In determining whether an employee may perform any useful services, "his age, training, education, and experience must be taken into account." (Emphasis in original.) ( Valley Mould & Iron Co. v. Industrial Comm'n (1981), 84 Ill. 2d 538, 546, 419 N.E.2d 1159, 1163, 50 Ill. Dec. 710.) The Valley Mould court addressed the Discussion of this issue in A.M.T.C. of Illinois, Inc. v. Industrial Comm'n (1979), 77 Ill. 2d 482, 397 N.E.2d 804, 34 Ill. Dec. 132, and stated:
"The effect of A.M.T.C. was not to change the definition of permanent disability * * * but merely to allocate the burden of proof as between the employer and the injured employee. Under A.M.T.C., if the claimant's disability is limited in nature so that he is not obviously unemployable, or if there is no medical evidence to support a claim of total disability, the burden is upon the claimant to establish the unavailability of employment to a person in his circumstances. However, once the employee has initially established that he falls in what has been termed the 'odd-lot' category (one who, though not altogether incapacitated for work, is so handicapped that he will not be employed regularly in any well-known branch of the labor market [citation], then the burden shifts to the employer to show that some kind of suitable work is regularly and continuously available to the claimant [citation]." ( Valley Mould, 84 Ill. 2d at 546-47, 419 N.E.2d at 1163.)
Where an employee does not make out a case which shifts the burden of proof to the employer, it is incumbent upon him to show that in view of his present position, age, experience, training, and education, he is permanently and totally disabled. This burden may be met by a showing of diligent but unsuccessful attempts to find work or by proof that because of the above-mentioned qualities he is unfit to perform any but the most menial tasks for which no stable market exists. Valley Mould, 84 Ill. 2d at 547, 419 N.E.2d at 1163.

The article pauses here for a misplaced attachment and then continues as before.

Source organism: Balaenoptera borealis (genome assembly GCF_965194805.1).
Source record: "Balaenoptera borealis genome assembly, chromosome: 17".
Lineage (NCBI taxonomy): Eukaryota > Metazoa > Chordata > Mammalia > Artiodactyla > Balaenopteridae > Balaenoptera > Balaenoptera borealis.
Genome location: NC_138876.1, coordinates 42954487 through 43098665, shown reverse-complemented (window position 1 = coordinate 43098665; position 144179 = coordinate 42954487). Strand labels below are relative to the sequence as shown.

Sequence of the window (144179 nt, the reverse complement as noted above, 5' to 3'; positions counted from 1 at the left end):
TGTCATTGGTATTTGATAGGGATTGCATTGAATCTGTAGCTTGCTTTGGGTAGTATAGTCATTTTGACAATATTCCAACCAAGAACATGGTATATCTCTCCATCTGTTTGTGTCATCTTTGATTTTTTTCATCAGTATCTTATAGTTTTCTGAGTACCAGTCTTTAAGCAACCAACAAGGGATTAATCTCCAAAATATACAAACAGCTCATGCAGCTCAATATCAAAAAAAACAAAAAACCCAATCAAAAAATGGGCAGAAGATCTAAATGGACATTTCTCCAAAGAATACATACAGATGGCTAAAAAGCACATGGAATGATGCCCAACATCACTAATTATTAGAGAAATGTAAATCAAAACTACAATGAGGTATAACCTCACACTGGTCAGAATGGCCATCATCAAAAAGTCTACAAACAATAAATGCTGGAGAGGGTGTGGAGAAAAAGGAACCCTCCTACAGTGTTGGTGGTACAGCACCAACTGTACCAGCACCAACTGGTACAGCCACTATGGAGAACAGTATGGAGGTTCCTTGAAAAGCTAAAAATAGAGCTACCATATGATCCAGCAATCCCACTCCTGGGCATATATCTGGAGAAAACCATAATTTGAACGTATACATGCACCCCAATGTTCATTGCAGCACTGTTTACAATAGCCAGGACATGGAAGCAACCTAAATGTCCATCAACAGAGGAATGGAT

Claimant retired on January 31, 1980, at the age of 64. The application for adjustment of claim was filed on January 22, 1985. At the time of the hearing before the arbitrator, claimant was 72 years old. Claimant's first regular job was in 1937 when he worked on the assembly line at the Chrysler Corporation plant in Evansville, Indiana. After being laid off in 1938, claimant got a job driving a beer truck. He did that job in 1939 and 1940. In 1940 to 1941, he worked at Hoe Supply. The nature of the job was not explained. On or about June 16, 1941, he started working for the Valier Coal Company in Valier, Illinois. He worked as a braceman and cutting machine operator. From 1942 to 1945, he served in the United States Armed Forces. When he was discharged, he went back to Valier and worked in the mine from 1946 until 1950. Respondent took over the mine, and in the fall of 1950, claimant started working for respondent. He helped put up the processing plant, and when it went into operation, he became a repairman on the midnight shift. He continued on that job until 1960 when it shut down. Claimant was then sent to Old Ben No. 21 at Sesser. He worked as a repairman and welder in the air processing plant. He continued at that job until 1967. In about October 1967, he went to Old Ben No. 26 at Sesser as a hoisting engineer. He did that job for 13 years. His last day of work was January 31, 1980. He has not worked since. Since he stopped working, his breathing problem has not worsened but remained the same.
The duties of a hoisting engineer included washing coal dust out of the employee wash house and showers and servicing the mine lights. At the hoist, he had to clean the floor and watch the machinery. When there was a heavy load, it had to be operated manually.
In Zeigler Coal Co. v. Industrial Comm'n (1992), 237 Ill. App. 3d 213, 604 N.E.2d 481, 178 Ill. Dec. 225, this court found the medical opinion that claimant should not be exposed to coal and rock dust, along with his lack of training in any other job and his physical limitations, supported a determination no reasonably stable market existed for his services. In Zeigler Coal, claimant testified he was no longer able to do any work, Dr. Khan testified it would be injurious for claimant to work in the coal mines or any other occupation, and Dr. Tuteur testified that claimant's health problems and weakness would prevent claimant from being gainfully employed as a coal miner and characterized claimant's disability as total and permanent. Zeigler Coal, 237 Ill. App. 3d at 215-17, 604 N.E.2d at 482-84.